Starring: Adam Driver, Annette Bening, Ted Levine
Director: Scott Z. Burns
Running Time: 120 mins
The Report is an American film about Senate staffer Daniel J. Jones, who, tasked with drawing up a report on the CIA’s conduct in interrogations in the years after 9/11, uncovers a series of shocking secrets.
Docudramas – as they are sometimes known – have a tendency to be historically and factually riveting pieces, but far from the most cinematic or emotional films you’ll ever come across. The Report does suffer at times from this common trait, but ultimately, after a messy start and some botched characterisation, it turns into a really slick, intriguing and even emotional affair.
There’s a lot to The Report, but one thing that you really can’t deny about it is the depth and intensity with which it delivers its factual history. There are of course elements of the story that are either cut or overdramatised for cinematic effect (some a bit too much so), but The Report generally feels like a very assured, intelligent news drama with a lot to say.
The conduct of the US government in the aftermath of 9/11 is something that continues to create huge debate to this day, and that’s not including what went on behind closed doors. Building on the true story of a breaking news story that unfolded over the last decade, The Report boasts an incredible depth of information to learn and better understand the events, and it does a fantastic job at providing an informative and ultimately enthralling watch.
Saying that, the film doesn’t get off to the best of starts. At first, The Report tries to establish a collection of different time periods that play a significant role in the story, but for some reason attempts it in a confusing, non-chronological manner.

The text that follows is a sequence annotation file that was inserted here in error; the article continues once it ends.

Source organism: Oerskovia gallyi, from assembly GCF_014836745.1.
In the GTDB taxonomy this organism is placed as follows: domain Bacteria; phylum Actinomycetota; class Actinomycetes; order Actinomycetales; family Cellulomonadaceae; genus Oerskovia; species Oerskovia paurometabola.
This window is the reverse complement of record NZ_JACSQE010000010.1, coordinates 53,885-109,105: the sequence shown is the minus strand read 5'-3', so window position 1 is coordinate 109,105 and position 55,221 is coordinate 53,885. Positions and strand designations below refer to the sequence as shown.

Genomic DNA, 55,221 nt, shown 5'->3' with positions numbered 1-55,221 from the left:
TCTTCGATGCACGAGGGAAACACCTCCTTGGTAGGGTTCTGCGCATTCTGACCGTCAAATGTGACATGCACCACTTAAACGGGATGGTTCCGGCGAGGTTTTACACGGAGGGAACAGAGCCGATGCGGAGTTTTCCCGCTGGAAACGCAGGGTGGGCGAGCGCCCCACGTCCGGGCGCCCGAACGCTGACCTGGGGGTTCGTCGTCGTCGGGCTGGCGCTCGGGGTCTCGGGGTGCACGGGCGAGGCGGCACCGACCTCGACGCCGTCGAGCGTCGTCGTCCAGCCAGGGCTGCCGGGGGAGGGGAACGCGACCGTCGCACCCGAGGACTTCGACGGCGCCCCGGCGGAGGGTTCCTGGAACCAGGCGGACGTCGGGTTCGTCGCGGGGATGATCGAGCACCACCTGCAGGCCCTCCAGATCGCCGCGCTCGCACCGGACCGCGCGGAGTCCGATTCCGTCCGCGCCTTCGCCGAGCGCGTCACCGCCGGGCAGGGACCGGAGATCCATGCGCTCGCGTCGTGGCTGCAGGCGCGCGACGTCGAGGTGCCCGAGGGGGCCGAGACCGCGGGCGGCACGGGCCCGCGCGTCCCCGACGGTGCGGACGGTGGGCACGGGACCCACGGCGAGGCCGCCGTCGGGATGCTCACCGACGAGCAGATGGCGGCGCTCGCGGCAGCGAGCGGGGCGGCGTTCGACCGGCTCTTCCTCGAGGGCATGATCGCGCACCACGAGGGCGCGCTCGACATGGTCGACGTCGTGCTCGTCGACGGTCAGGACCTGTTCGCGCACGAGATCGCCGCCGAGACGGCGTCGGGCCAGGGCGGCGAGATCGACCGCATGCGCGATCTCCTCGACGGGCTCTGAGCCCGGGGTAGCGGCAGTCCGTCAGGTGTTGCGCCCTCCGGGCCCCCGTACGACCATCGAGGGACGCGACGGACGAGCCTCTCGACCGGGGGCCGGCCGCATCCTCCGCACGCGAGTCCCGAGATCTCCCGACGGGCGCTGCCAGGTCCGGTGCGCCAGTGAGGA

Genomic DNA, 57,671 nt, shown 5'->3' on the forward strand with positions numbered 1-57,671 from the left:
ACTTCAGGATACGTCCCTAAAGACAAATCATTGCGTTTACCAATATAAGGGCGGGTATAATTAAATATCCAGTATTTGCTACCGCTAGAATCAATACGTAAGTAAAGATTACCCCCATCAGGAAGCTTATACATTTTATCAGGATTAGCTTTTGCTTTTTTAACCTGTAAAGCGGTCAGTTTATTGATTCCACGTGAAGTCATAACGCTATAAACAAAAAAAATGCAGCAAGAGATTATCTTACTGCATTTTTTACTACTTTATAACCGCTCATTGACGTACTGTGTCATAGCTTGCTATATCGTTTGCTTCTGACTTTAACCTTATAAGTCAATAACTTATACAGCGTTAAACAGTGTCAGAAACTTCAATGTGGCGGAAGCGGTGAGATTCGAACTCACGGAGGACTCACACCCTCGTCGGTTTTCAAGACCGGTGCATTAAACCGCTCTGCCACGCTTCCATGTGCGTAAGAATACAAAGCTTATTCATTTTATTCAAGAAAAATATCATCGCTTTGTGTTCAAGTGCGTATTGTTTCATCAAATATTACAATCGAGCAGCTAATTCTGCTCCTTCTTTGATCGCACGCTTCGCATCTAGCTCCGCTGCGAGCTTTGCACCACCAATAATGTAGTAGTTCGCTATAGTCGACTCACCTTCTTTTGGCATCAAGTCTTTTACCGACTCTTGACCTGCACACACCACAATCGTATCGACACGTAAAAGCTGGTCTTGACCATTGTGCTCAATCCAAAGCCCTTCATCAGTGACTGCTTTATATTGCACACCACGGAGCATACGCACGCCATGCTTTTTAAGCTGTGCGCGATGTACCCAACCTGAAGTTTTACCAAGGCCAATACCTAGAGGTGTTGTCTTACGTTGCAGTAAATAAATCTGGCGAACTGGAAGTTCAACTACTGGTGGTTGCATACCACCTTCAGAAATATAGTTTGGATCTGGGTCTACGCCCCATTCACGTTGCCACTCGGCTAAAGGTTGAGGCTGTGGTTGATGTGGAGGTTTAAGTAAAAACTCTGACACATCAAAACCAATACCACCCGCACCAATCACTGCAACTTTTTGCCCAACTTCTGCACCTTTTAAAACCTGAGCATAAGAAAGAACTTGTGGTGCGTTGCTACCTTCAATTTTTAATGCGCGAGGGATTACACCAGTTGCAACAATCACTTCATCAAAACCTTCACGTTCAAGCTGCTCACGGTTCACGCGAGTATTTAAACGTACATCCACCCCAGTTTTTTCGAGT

That would be fine if there were a clear emotional or narrative reason for the way things start off, but for the first twenty or thirty minutes, it’s really rather hard to follow when certain events are occurring (even as the film tries with different colour grading for different time periods), as well as who certain individuals are and what exact role they play in the story. It’s a frustrating start that unfortunately weakens what is a very strong film from a historical perspective.
Fortunately, things do begin to pick up as the film streamlines itself between the events directly after 9/11, and the efforts of Daniel Jones in the late 2000s in drawing up the report. The structure is clearer and easier to follow, and the first moments of emotional resonance begin to hit home as you see first-hand some of the devastating torture techniques used to no avail by the intelligence services.
From then on, the film really begins to improve, and once focus shifts entirely onto the publication of the report in the late 2000s/early 2010s, it develops a strong political and emotional core, focusing on the ever-determined Jones as he strives for justice and for the publication of the report, despite the intense security and differing personal interests that stand in his way.
As a result, the movie evolves into something more akin to a whistleblower drama than a pure political one, and as Adam Driver’s performance turns from competent and driven worker into a deeply frustrated individual, the significance and unfortunate reality of the efforts to stop his report being published become clear.
Couple that with an expert turn from Annette Bening as Senator Feinstein, who led efforts to publish the report, and you have a film that eventually features some astonishing political insight and emotional depth. It may take a while to get there, but in the end, The Report is a film that really manages to get under your skin, showing just how far those in power can and will go even against the course of justice.
Overall, I really liked The Report. Despite a messy and confusing start, it’s a film with a whole lot to say, and once it doubles down on a more focused story, its wealth of information and riveting historical and political depth come out in heaps. With strong performances and brilliant emotional drama in the latter stages, The Report hits home with its own political messages, and does so in absolutely enthralling fashion, which is why I’m giving it a 7.9.